5. A method according to claim 4, which comprises introducing impurities of the opposite conductivity type into the semiconductor body prior to defining the insulated gate structure to provide a second subsidiary region of the second region to adjoin the first subsidiary region and surround the drain region.
6. A method according to claims 1, 2 or 3, which comprises introducing impurities of the one conductivity type into the semiconductor body prior to defining the insulated gate structure to provide a drain extension region adjacent the given surface extending towards the source region.
7. A method according to claims 1, 2 or 3, which comprises wet etching the relatively thick insulating region to define the window in the relatively thick insulating region and then plasma etching the conductive material to remove the conductive material overhanging the edge of the window in the relatively thick insulating material region.
8. A method according to claims 1, 2 or 3 which comprises providing the conductive layer as a layer of doped polycrystalline silicon.
Description

This invention relates to a method of manufacturing a semiconductor device comprising a lateral insulated gate field effect transistor (IGFET), especially such an IGFET which may be suitable for use in an intelligent power switch.

A paper entitled `Smart-SIPMOS-- an intelligent power switch` by M. Glogolja and Dr. J. Tihanyi, published in the Conference Record of the 1986 IEEE Industry Applications Society Annual Meeting Part 1 at pages 429 to 433 describes an intelligent power switch, that is a semiconductor device in which one or more power semiconductor components are provided in or on the same semiconductor body as logic components for controlling and monitoring operation of the power semiconductor component and a load in circuit with the switch.

This paper shows, in FIG. 4, a lateral IGFET having source and drain regions adjacent a given surface of a semiconductor body and an insulated gate structure which is defined on the given surface between the source and drain region by providing an insulating layer on the given surface having a relatively thin region on a first area of the given surface adjoining a relatively thick region on a second area of the given surface and providing a conductive layer on the insulating layer to define an insulated gate over the first area of the given surface with the conductive layer extending up onto the relatively thick region of the insulating layer towards the drain region so as to provide field relief.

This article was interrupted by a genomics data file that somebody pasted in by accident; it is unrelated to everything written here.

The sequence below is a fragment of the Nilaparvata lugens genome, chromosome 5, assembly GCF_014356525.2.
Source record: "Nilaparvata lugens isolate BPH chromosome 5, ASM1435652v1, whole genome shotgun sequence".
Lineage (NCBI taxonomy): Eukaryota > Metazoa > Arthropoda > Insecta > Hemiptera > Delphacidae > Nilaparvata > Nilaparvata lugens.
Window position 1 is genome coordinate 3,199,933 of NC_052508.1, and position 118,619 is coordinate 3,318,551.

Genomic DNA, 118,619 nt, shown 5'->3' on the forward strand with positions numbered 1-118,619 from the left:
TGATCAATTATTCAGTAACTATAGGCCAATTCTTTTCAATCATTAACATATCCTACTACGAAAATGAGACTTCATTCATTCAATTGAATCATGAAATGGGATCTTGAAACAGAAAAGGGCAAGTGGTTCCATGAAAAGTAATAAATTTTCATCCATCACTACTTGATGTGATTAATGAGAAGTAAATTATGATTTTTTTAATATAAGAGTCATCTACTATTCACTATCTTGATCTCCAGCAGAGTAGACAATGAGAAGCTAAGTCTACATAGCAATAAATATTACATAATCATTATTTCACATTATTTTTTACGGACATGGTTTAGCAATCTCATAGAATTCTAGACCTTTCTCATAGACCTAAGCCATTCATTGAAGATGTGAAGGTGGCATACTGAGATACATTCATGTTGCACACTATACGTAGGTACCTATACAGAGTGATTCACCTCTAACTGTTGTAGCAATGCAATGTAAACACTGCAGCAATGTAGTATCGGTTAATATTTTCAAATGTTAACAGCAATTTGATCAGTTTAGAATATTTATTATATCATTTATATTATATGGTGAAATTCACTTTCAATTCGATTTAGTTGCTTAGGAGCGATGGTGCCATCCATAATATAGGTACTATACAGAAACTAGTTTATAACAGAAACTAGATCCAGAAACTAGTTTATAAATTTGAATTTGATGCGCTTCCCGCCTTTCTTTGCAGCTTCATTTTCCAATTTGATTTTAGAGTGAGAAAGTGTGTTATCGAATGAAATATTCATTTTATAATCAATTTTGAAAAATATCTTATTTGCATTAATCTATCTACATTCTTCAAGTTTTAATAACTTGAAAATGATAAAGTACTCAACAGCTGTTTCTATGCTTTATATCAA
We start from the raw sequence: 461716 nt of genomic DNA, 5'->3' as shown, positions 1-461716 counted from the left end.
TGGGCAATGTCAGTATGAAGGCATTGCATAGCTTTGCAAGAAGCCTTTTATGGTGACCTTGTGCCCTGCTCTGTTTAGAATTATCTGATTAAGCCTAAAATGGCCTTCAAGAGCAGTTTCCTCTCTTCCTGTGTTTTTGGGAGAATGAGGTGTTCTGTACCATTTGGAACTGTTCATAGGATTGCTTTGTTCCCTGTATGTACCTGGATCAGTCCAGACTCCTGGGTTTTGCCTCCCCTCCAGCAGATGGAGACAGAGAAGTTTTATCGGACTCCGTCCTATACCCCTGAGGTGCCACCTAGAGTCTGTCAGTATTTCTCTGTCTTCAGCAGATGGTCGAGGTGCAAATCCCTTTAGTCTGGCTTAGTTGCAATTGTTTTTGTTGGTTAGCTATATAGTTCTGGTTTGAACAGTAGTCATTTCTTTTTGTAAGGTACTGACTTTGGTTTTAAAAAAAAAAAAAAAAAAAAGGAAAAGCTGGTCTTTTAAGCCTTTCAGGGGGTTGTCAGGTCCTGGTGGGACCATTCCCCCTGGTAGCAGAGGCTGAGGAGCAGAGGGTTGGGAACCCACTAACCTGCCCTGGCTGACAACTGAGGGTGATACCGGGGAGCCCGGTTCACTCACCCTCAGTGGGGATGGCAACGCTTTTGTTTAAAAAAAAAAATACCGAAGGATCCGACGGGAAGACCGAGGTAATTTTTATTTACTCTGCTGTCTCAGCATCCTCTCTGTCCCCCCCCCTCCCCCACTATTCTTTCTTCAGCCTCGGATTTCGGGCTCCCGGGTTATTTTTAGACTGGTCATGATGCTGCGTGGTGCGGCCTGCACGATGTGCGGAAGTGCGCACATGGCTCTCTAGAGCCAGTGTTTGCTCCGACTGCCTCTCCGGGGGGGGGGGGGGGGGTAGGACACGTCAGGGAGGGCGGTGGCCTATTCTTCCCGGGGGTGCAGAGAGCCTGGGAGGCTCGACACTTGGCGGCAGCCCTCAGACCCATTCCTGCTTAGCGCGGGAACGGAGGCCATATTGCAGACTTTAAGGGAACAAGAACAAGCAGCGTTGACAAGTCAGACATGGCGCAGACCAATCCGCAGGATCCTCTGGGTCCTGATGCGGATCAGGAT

It is an aim of the present invention to provide a method of manufacturing such a lateral insulated gate field effect transistor.

According to the present invention, there is provided a method of manufacturing a semiconductor device comprising a lateral insulated gate field effect transistor, which method comprises defining an insulated gate structure on a given surface of a semiconductor body having a first region of one conductivity type adjacent the given surface by providing an insulating layer on the given surface having a relatively thin region on a first area of the given surface adjoining a relatively thick region on a second area of the given surface and providing a conductive layer on the insulating layer to define an insulated gate over the first area of the given surface with the conductive layer extending up onto the relatively thick region of the insulating layer, opening a window in the conductive layer on the relatively thick region of the insulating layer overlying the second area, etching the insulating layer isotropically through the window in the conductive layer to form a window in the relatively thick region of the insulating layer thereby leaving part of the conductive layer overhanging the edge of the window in the insulating layer, selectively etching the conductive layer with at least the area of the conductive layer spaced from the window masked so as to remove the part overhanging the edge of the window in the insulating layer, and introducing impurities into the semiconductor body using the insulated gate structure as a mask to form a source region of the one conductivity type aligned with the insulated gate and a drain region of the one conductivity type spaced from the source region and aligned with the window in the relatively thick region of the insulating layer.

The use of a method embodying the invention enables the use of reactive ion etching, which although capable of providing a good edge to the window in the insulating layer is both expensive and time-consuming, to be avoided and allows an isotropic wet etching technique to be used to etch the relatively thick region of the insulating layer by enabling the part of the conductive layer left overhanging the window in the insulating layer to be removed so avoiding problems such as bad coverage of a subsequent insulating layer causing voids in the insulating layer and breaks in subsequent metallisation deposited onto the surface because of the sharp bend or corner such an overhang provides.